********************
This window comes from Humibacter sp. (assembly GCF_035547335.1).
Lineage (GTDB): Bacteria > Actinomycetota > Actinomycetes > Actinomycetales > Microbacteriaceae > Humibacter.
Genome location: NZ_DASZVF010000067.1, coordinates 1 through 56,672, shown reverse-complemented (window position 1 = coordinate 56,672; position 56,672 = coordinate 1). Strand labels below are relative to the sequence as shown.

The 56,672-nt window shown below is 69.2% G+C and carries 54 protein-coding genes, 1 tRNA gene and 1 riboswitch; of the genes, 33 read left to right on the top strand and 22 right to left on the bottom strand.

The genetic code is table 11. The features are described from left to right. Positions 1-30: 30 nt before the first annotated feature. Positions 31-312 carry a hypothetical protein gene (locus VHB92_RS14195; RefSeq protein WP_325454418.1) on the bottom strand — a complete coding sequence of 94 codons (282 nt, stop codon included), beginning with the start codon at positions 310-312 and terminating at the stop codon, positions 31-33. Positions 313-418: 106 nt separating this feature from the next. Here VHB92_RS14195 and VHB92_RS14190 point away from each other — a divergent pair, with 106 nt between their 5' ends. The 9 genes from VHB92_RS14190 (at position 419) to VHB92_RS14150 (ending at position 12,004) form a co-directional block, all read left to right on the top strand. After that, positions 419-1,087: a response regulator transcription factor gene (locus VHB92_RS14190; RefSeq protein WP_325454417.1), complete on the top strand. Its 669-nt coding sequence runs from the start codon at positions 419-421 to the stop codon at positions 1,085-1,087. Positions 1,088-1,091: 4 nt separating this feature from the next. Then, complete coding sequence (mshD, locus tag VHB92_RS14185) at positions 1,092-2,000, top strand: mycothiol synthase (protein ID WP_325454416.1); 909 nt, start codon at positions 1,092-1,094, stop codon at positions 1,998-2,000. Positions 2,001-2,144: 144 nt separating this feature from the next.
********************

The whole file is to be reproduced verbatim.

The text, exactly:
This window comes from Humibacter sp. (assembly GCF_035547335.1).
Lineage (GTDB): Bacteria > Actinomycetota > Actinomycetes > Actinomycetales > Microbacteriaceae > Humibacter.
Genome location: NZ_DASZVF010000067.1, coordinates 1 through 56,672, shown reverse-complemented (window position 1 = coordinate 56,672; position 56,672 = coordinate 1). Strand labels below are relative to the sequence as shown.

The 56,672-nt window shown below is 69.2% G+C and carries 54 protein-coding genes, 1 tRNA gene and 1 riboswitch; of the genes, 33 read left to right on the top strand and 22 right to left on the bottom strand.

The genetic code is table 11. The features are described from left to right. Positions 1-30: 30 nt before the first annotated feature. Positions 31-312 carry a hypothetical protein gene (locus VHB92_RS14195; RefSeq protein WP_325454418.1) on the bottom strand — a complete coding sequence of 94 codons (282 nt, stop codon included), beginning with the start codon at positions 310-312 and terminating at the stop codon, positions 31-33. Positions 313-418: 106 nt separating this feature from the next. Here VHB92_RS14195 and VHB92_RS14190 point away from each other — a divergent pair, with 106 nt between their 5' ends. The 9 genes from VHB92_RS14190 (at position 419) to VHB92_RS14150 (ending at position 12,004) form a co-directional block, all read left to right on the top strand. After that, positions 419-1,087: a response regulator transcription factor gene (locus VHB92_RS14190; RefSeq protein WP_325454417.1), complete on the top strand. Its 669-nt coding sequence runs from the start codon at positions 419-421 to the stop codon at positions 1,085-1,087. Positions 1,088-1,091: 4 nt separating this feature from the next. Then, complete coding sequence (mshD, locus tag VHB92_RS14185) at positions 1,092-2,000, top strand: mycothiol synthase (protein ID WP_325454416.1); 909 nt, start codon at positions 1,092-1,094, stop codon at positions 1,998-2,000. Positions 2,001-2,144: 144 nt separating this feature from the next.